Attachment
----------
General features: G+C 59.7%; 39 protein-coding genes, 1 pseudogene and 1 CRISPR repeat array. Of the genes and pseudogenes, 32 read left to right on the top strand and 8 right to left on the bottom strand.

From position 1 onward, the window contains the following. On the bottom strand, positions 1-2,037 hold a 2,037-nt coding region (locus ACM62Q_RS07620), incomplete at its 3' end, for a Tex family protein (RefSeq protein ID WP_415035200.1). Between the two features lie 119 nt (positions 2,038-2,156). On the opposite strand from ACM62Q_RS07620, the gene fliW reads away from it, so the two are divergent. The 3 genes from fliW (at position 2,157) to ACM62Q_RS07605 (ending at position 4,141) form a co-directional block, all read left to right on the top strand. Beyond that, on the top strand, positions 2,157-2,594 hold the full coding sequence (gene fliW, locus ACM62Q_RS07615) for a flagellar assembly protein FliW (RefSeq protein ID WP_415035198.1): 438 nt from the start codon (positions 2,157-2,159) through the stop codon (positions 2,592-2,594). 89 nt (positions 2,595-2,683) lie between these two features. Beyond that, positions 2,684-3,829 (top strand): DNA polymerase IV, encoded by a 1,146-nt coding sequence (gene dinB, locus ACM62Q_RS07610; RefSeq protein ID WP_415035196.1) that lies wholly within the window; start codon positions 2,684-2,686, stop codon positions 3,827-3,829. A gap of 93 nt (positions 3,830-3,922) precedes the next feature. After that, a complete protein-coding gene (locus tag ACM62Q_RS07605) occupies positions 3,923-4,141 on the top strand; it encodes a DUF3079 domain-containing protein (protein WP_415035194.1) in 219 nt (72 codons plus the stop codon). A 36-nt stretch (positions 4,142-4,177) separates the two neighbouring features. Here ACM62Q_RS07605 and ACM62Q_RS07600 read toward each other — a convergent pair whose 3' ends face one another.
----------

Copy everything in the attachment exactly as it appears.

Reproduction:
General features: G+C 59.7%; 39 protein-coding genes, 1 pseudogene and 1 CRISPR repeat array. Of the genes and pseudogenes, 32 read left to right on the top strand and 8 right to left on the bottom strand.

From position 1 onward, the window contains the following. On the bottom strand, positions 1-2,037 hold a 2,037-nt coding region (locus ACM62Q_RS07620), incomplete at its 3' end, for a Tex family protein (RefSeq protein ID WP_415035200.1). Between the two features lie 119 nt (positions 2,038-2,156). On the opposite strand from ACM62Q_RS07620, the gene fliW reads away from it, so the two are divergent. The 3 genes from fliW (at position 2,157) to ACM62Q_RS07605 (ending at position 4,141) form a co-directional block, all read left to right on the top strand. Beyond that, on the top strand, positions 2,157-2,594 hold the full coding sequence (gene fliW, locus ACM62Q_RS07615) for a flagellar assembly protein FliW (RefSeq protein ID WP_415035198.1): 438 nt from the start codon (positions 2,157-2,159) through the stop codon (positions 2,592-2,594). 89 nt (positions 2,595-2,683) lie between these two features. Beyond that, positions 2,684-3,829 (top strand): DNA polymerase IV, encoded by a 1,146-nt coding sequence (gene dinB, locus ACM62Q_RS07610; RefSeq protein ID WP_415035196.1) that lies wholly within the window; start codon positions 2,684-2,686, stop codon positions 3,827-3,829. A gap of 93 nt (positions 3,830-3,922) precedes the next feature. After that, a complete protein-coding gene (locus tag ACM62Q_RS07605) occupies positions 3,923-4,141 on the top strand; it encodes a DUF3079 domain-containing protein (protein WP_415035194.1) in 219 nt (72 codons plus the stop codon). A 36-nt stretch (positions 4,142-4,177) separates the two neighbouring features. Here ACM62Q_RS07605 and ACM62Q_RS07600 read toward each other — a convergent pair whose 3' ends face one another.